LCD Clock Repair
By: Bob Wilson
Should the digital clock on your BMW K100 begin to suffer from missing digital segments, there is a good possibility that you don’t have to get ripped off to the tune of $200 to buy a new one (especially painful since there is less than $5.00 worth of components in the thing!). Here is the procedure to try before your BMW parts man relieves you of your wallet.
- Some skill in soldering Printed Circuit boards.
- A fine tip, 40 to 60 Watt soldering iron (e.g. Weller W60 temperature controlled type).
- A little resin core “electronic” solder (60-40, or 63-37 alloy), with a solder-wire diameter of 0.032″ max (the very fine 0.015″ diameter stuff is even better).
- A 5mm “Allen” wrench (AKA “Inbus”, if you are German), and a #2 phillips screwdriver.
- A little silicone grease (Dow Corning #4), or as a second choice, some vaseline petroleum jelly.
- Some “solder wick” to remove excess solder.
Remove the 4 Allen bolts from the back of the instrument nacelle. Remove the connector cover from the rear (once the unit is free from its mounting). It is held in place with a single phillips screw. If your bike has a fairing, you will probably need a stubby phillips to get in there, since the cables leave little free length. Once the cover is removed, unplug the 2 connectors, taking note of which is right, and which is left (they are otherwise identical).
With the nacelle on the bench, remove the multiple small phillips screws from the rear of the unit. Do not remove the 2 larger countersunk screws near the center area of the back. Pull the back off the nacelle.
Inside, you will find 4 or 6 phillips screws that hold the “guts” into the front part of the nacelle. Remove them, then remove the internal assembly from the front housing in one piece. Be sure to pull the trip odometer reset knob out sideways against its spring as far as you can, to allow the internal assembly to be pulled out.
The Speedo and the Tach assemblies must now be separated from the main internal assembly. They are held in with a few small slot-head screws, and you have to unplug a few strips of flexible interconnect cable.
Now the square bezel around the clock module can be pulled upward and off, and the clock module can be pulled free together with its clear acrylic mount.
Fixing the clock:
There are two common reasons for missing segments (actual electronic component failure is not very common). One is that the circuit-board-to-LCD connection is faulty (oxidized), and the other is that one or more of the the multiple pins of the clock driver IC has a bad solder joint.
Remove the clock circuit board from the acrylic housing by flexing the mounting “lances” back to release the board. Be careful not to lose the two “Zebra Strip” connectors when the board is pulled out. These are small, rubbery strips that have near-microscopic stripes of colour on them. They fit into two slots in the acrylic housing, and connect the circuit board to the glass LCD. Once installed, they are compressed between the LCD’s glass contacts and “pads” on the board.
Pull the LCD out the side. NOTE THE ORIENTATION! There is a very small “bump” of clear silicone on one end. When reassembled, this end goes in first, with the thicker of the two bonded glass plates of the LCD facing AWAY from the circuit board.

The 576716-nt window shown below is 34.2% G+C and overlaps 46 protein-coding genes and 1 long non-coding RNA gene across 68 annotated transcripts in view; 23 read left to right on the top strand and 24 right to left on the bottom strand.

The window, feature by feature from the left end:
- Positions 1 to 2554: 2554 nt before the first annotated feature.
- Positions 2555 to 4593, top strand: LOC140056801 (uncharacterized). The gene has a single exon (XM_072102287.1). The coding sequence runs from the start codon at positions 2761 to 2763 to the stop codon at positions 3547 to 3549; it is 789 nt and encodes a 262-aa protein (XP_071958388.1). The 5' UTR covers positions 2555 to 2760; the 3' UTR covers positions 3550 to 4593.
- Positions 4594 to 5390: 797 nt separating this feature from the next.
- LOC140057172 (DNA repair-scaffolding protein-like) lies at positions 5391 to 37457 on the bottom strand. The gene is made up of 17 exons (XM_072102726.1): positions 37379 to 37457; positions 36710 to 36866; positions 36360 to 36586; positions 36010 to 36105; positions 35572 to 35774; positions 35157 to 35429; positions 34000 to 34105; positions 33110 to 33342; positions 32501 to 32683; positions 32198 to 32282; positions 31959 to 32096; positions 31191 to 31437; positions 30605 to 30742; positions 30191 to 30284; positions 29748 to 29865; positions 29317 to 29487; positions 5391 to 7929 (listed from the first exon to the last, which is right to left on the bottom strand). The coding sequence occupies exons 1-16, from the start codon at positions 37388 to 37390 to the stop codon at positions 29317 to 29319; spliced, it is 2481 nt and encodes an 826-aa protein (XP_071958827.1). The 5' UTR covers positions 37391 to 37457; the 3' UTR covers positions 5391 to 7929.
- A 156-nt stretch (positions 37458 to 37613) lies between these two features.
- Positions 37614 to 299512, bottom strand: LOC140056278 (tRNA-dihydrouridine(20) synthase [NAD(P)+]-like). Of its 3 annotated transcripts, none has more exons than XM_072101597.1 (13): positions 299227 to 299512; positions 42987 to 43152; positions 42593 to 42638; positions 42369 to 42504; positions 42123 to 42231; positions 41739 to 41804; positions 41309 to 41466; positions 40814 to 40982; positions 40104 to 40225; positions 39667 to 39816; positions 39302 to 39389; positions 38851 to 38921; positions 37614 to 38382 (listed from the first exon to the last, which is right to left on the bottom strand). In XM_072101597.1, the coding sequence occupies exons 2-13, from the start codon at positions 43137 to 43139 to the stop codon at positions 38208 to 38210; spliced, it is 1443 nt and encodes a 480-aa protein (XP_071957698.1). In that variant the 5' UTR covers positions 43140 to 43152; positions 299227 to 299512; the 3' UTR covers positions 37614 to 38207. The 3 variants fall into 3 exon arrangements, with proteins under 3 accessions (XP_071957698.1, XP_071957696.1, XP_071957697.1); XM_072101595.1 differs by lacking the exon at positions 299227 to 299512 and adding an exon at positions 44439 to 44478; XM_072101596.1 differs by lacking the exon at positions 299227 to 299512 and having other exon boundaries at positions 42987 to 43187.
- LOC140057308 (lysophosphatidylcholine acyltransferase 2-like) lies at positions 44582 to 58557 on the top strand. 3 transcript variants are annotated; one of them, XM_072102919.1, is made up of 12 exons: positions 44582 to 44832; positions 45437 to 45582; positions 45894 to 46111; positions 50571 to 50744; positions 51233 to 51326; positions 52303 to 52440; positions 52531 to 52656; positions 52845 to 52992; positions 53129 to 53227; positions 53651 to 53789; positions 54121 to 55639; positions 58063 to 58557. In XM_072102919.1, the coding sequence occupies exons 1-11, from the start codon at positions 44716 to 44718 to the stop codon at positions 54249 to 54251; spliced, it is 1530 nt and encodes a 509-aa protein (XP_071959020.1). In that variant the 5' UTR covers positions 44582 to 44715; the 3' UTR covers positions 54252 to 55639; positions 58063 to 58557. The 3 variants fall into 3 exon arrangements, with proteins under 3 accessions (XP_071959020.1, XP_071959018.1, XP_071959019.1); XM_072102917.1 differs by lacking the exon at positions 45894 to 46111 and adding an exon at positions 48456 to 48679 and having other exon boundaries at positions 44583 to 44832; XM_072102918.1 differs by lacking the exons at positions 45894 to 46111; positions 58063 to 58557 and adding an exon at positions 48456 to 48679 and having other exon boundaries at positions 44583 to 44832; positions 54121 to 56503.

Inspect the circuit board carefully (use of a magnifier is recommended). DO NOT stick a screwdriver into the variable capacitor (on the board) and try turning it! This is the accuracy adjustment for the clock’s crystal oscillator. Using some fine ScotchBrite (NOT SANDPAPER!!), lightly AND CAREFULLY buff the 2 rows of pads on the back of the board (that the Zebra Strips rest against). An oxide layer here can cause the missing segment problem.
Next, resolder any obviously bad solder connections. In particular, the clock IC leads are just surface mounted (they only are soldered to pads on the surface of the board), and thus the solder connection can easily crack. Resolder each lead by applying a small amount of solder, and “wipe” the soldering iron down the lead, away from the side if the IC, and onto the pad. If you create a big blob of solder in the process, don’t panic! Just use the solder wick (placed between the blob and the iron) to suck up the excess, and try again. The trick is to use a clean iron (wipe the tip over a wet sponge just before each use), and use VERY LITTLE solder. A correctly soldered lead will have a small shiny fillet of solder at the end of the lead and smoothly joining to the pad.
Carefully inspect your handiwork and reassemble everything. Two more points, though. First, you can try out the clock before assembly by connecting a 6V battery (any size) to the two tall rectangular pin sockets on the board. Be SURE to connect the (+) wire from the battery to the socket marked (+), and (-) battery wire to the socket marked (-)! DO NOT REVERSE POLARITY OR YOUR CLOCK IS TOAST! Do not use a 12V battery!
Second, when you are ready to put the back on the nacelle again, take the O-Ring that seals the back and grease it with a thin film of silicone grease (or vaseline, if that’s all you have). DO NOT USE LUBRICATING GREASE!. Pull the O-Ring through your fingers to distribute the grease evenly. Ensure the mating plastic halves are clean, install the O-Ring onto the lip on the rear cover, and assemble the thing.
One other thing. Be sure NOT to allow any oil or grease to contact the GoreTex breather discs in the rear cover. These things allow air to vent in and out, but block water. If oil or grease contacts the material, it is no longer hydrophobic, and will not block water entry. If you are unlucky enough to get the GoreTex contaminated, wash the entire back cover with a strong detergent to remove the contamination, then rinse thoroughly with clean water. Goretex is just porous teflon, and will completely withstand anything you can throw at it.